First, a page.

A Power Plant Operations Director I’m friendly with once shared with me that two of his proudest moments at our company were that he built a koi pond for employees at one of our main electric generation facilities and that he started a lunchtime bocce league in office where I work, which grew from four teams to more than 150 players on 20 teams … and counting. [See a recent story I wrote about it for work.]
He had more than three decades of professional achievements but these two ‘extracurricular’ things stood out.
I agree it’s often the ‘extra’ things we take on that really matter. I always tell my kids the most challenging, even scary, things they pursue can become some of the most meaningful things they accomplish in their lives (as I’ve mentioned in previous blog posts).
And they seem to feel the same way. My daughter Jamie spent the past three years down in North Carolina, teaching at a really rough, rural school. At 24, she moved down there on her own – braver and tougher than I’ve ever been, determined to make a difference (as also described in a previous blog post).
And son Dan is about to pursue getting a Master’s and Doctorate in Chemistry down in Texas. He also plays viola, piano, guitar and banjo, rides his bicycle, works out … he’s following his passions.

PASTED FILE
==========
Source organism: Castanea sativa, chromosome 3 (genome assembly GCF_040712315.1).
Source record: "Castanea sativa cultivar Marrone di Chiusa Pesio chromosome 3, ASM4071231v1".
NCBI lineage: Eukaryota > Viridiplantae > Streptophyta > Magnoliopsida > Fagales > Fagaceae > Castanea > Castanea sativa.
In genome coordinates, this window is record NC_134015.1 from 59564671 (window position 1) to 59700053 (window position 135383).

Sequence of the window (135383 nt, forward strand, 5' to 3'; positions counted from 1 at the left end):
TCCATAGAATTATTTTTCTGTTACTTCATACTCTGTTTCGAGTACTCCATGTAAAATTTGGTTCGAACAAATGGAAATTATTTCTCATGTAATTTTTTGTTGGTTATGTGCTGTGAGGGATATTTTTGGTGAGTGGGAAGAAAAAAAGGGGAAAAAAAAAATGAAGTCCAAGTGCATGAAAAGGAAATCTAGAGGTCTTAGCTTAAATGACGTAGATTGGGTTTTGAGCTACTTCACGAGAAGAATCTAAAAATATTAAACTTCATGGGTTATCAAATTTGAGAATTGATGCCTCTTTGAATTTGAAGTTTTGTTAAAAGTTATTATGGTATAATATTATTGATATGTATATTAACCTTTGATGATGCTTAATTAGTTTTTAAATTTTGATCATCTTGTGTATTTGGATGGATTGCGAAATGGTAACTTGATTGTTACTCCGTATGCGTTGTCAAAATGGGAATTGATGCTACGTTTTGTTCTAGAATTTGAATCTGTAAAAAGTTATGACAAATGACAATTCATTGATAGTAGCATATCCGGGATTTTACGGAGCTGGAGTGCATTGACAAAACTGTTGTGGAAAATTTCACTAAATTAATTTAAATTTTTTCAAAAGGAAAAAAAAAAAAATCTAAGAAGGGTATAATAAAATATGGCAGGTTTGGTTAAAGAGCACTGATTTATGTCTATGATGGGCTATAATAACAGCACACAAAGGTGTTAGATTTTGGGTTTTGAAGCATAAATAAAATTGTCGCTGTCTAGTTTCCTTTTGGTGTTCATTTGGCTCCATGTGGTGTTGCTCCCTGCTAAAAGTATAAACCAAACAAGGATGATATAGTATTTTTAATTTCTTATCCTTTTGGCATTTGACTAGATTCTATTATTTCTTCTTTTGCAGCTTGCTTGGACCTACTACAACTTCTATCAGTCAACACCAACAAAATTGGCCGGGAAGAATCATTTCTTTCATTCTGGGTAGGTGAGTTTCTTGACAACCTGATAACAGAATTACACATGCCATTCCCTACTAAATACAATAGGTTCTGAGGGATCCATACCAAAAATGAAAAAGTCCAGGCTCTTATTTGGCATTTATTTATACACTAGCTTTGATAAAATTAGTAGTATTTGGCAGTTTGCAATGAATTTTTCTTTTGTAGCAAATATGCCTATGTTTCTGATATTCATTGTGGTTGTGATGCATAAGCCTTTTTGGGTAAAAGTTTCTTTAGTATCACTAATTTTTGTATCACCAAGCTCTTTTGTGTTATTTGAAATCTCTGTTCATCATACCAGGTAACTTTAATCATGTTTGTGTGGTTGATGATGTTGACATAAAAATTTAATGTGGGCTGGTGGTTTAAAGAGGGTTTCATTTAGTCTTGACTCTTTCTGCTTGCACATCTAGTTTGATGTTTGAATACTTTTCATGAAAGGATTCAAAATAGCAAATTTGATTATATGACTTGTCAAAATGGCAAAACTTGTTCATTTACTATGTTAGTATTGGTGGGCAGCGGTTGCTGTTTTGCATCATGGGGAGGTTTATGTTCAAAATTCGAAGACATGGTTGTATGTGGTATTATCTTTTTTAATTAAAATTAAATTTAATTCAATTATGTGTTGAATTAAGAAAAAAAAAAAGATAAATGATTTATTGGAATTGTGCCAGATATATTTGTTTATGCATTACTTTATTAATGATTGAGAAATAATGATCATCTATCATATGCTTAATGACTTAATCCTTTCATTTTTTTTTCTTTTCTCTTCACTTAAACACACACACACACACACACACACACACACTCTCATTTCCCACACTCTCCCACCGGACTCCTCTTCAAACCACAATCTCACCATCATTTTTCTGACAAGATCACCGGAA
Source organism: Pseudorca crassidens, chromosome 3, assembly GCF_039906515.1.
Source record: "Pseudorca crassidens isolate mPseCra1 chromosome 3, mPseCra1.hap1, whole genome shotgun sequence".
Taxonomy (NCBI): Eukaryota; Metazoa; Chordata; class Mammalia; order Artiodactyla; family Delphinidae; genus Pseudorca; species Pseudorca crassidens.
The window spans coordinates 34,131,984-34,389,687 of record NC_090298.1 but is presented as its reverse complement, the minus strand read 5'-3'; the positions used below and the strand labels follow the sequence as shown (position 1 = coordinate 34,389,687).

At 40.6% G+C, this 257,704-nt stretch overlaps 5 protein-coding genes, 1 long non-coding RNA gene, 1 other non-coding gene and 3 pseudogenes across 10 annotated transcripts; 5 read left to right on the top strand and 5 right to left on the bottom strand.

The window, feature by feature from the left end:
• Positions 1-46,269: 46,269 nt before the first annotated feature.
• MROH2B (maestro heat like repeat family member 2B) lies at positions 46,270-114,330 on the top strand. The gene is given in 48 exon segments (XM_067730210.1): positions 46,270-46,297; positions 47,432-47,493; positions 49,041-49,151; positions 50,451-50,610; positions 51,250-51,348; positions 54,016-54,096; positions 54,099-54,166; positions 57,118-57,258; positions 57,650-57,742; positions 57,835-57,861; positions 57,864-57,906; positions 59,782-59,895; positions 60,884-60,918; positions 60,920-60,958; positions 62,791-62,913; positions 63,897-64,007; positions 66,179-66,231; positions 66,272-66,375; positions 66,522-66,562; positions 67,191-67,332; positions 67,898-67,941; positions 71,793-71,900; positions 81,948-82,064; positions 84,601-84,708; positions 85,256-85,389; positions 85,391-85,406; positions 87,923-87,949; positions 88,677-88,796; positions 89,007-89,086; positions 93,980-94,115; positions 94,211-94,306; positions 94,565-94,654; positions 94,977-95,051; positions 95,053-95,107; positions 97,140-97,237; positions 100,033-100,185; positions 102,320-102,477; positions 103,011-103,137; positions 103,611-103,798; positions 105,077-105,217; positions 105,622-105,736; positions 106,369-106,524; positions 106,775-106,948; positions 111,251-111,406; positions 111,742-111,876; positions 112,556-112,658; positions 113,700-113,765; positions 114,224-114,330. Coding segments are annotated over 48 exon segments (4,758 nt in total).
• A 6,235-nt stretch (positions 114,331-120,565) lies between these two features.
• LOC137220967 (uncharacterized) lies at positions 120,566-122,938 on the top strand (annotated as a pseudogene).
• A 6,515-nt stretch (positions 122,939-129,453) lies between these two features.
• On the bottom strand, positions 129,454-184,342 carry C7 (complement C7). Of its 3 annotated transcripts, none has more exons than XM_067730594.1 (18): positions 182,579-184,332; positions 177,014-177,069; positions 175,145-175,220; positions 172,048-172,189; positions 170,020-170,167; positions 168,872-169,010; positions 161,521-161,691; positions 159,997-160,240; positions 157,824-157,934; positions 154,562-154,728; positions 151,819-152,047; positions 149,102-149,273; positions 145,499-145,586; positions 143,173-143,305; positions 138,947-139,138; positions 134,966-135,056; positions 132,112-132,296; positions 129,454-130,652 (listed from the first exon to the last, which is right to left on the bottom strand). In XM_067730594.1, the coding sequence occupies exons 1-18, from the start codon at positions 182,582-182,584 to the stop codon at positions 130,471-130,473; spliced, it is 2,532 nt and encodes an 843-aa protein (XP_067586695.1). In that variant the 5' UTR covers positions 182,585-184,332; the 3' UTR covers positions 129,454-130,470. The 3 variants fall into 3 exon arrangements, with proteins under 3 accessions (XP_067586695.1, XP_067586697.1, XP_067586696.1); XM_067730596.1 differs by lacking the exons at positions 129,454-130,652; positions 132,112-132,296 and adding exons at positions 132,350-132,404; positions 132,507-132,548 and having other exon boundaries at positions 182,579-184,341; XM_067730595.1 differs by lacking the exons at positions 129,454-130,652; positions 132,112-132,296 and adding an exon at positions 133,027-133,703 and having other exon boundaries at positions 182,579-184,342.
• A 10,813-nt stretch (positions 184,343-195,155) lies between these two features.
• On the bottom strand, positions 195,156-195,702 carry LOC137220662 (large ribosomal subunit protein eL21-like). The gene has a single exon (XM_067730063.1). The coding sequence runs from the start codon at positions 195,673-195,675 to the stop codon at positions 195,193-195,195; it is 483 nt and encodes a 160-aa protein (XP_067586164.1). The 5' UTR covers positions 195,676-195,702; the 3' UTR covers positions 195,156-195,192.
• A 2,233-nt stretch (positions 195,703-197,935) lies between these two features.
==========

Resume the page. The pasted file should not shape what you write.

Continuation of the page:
Growing up, my proudest, most memorable moments weren’t in the classroom or in the fact that I studied hard and made National Honor Society. They were out on the running track and in the music room. Like my power plant friend, they were in the ‘extracurricular’ things I took the initiative to do.
I joined the girls varsity high school track team in 12th grade because a friend did. I was ready to quit after the first day when I realized we had to run a mile at the start of each workout, a mile at the end. But I became a pretty good sprinter in the 100 and 220 yard dashes (yes, we measured in yards, not meters, back in 1978). My best day ever was when I ran the 220-yard dash in under 30 seconds (29.8) at a divisional track meet.
My friends were there to cheer me on, my dad was there to see it and my coach, who was stingy with compliments, said that time was college track-worthy. I can’t remember many names, dates or faces, but I remember that moment like it was yesterday.
My other proudest high school accomplishment was when I made it into the competitive John F. Kennedy choir in 11th grade. We sang at different venues, including the Concord resort in the Catskills, and even made a couple of record albums I still have. Choir was the toughest ‘class’ I ever took. But both track and choir gave me life lessons I still follow today. Like how to give your all, every ounce of energy you have, make it count, even turn it into something beautiful.
Where I work, I get to lead teams for everything from fitness challenges, to Inclusion & Diversity groups, and I have had the opportunity and privilege to mentor others and serve as an officer for a volunteer group, our work-site Toastmasters International group and a Work/Life Balance-themed employee resource group. Outside work, I play piano, read for a book club, eat healthy and strive for 10,000 steps a day on my old-fashioned pedometer.
These are the things that give me energy when I’m tired; hope when I’m feeling down. The extracurriculars really do count!
NOTE: I actually ‘stole’ this from myself – from a speech I DID deliver at Toastmasters awhile back – a group that’s helped me get over the fear of public speaking I mentioned in my most recent blog post (and a group I’ll probably feature in an upcoming blog of its own)